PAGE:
The Jammu and Kashmir & Ladakh High Court have ruled that a Goods and Services Tax (GST) registration provided to the assessee and later canceled upon request cannot be canceled only because of property issues with the applicant’s brother.
The appellant petitioned the High Court to have the licenses awarded to the Samci Restaurant restored after they were revoked by the State Taxes Officer, GST, and the Assistant Commissioner, Food Safety, Department of Drug and Food Control Organization, J&K.
The petitioner’s restaurant’s Food Safety and Tax Licenses were both revoked at the request of the petitioner’s brother. In this context, a Writ Petition was filed with the Jammu and Kashmir and Ladakh High Courts.
Dissatisfied with the judgment of the writ petition seeking revocation of registration, the appellant filed this appeal for consideration by the division bench of the Jammu and Kashmir and Ladakh High Courts.
The respondents-revenue stated that the power connection, registration of the store under the Shops Establishment Act, and receipt of taxes paid by the petitioner’s brother were all lawfully filed and considered for cancellation of the registration.
The High Court held that “registration of the business unit, the same stands canceled” and restricted the operation/running of the Restaurant until the license was granted in favor of the deserving party, observing that the proper course in law was to leave the concerned authority free to decide who, out of the two, fulfills the criteria for holding a license.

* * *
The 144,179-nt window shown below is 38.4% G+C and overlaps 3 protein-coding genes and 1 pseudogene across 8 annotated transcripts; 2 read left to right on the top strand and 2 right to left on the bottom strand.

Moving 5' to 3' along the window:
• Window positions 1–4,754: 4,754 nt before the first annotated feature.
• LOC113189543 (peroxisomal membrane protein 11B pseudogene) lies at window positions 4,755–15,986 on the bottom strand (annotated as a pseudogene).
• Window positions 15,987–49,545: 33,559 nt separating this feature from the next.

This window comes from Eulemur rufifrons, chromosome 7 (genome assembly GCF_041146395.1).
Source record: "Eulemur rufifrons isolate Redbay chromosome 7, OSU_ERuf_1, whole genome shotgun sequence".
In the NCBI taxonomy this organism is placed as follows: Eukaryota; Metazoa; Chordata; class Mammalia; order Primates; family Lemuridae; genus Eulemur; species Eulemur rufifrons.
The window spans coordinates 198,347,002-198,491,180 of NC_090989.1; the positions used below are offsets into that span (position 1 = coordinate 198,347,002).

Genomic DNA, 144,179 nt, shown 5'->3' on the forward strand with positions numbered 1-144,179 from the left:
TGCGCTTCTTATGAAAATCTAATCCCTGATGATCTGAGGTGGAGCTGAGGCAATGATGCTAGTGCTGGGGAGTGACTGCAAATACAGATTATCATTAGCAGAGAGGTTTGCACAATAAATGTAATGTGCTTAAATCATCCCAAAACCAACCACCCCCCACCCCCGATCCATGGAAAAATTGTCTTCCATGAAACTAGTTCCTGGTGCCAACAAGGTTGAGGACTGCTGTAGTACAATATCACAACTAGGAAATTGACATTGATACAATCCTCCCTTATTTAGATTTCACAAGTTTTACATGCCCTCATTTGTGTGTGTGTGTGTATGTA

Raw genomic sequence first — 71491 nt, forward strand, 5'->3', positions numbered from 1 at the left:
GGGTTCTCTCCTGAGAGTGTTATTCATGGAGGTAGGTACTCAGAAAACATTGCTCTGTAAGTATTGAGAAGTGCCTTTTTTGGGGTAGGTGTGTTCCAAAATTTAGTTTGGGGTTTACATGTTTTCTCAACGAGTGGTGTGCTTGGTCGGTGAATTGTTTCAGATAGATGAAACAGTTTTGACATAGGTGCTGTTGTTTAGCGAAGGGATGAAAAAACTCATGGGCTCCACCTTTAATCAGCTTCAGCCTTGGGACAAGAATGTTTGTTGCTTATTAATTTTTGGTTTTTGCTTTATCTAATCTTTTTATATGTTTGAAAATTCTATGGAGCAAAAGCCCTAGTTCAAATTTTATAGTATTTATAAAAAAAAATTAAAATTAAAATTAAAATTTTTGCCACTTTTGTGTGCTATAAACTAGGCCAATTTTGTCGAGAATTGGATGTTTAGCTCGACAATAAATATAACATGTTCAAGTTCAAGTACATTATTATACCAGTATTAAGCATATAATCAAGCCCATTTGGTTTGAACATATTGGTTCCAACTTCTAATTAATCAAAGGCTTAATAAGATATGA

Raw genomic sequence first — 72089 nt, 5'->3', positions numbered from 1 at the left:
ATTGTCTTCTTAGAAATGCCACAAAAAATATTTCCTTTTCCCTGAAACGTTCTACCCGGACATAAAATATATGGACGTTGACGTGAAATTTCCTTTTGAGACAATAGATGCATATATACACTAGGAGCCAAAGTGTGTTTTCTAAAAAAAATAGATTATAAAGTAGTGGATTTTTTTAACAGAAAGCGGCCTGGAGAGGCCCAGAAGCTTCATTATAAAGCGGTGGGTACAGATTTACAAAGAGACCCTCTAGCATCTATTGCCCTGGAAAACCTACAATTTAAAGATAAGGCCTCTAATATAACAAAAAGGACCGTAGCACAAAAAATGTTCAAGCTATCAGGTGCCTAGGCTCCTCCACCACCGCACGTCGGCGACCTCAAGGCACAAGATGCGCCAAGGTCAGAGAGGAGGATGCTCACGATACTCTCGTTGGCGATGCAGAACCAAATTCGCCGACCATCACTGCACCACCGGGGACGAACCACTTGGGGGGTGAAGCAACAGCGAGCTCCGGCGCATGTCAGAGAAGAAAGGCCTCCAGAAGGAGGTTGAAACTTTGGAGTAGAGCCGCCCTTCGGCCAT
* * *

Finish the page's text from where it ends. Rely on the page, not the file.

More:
On behalf of the appellant, Advocate M. A. Qayoom and Advocate Mian Tuffail argued that the application for cancellation of registration of Samci Restaurant was falsely represented to have been made by him while it appears to have been the fault of some of his employee-accountants. According to reports, the application has still to be decided.
The court took note of the ongoing property dispute between the appellant’s brother and the appellant himself but declined to rule on the merits of that disagreement.
It was argued by Advocate General D C Raina, who represented the Union Territory of Jammu and Kashmir, that there is no prospect of fraud by a third party in requesting revocation of the registration. The rationale given was that the canceling process, being online, required the submission of specific sensitive information that would have been shared only with the applicant.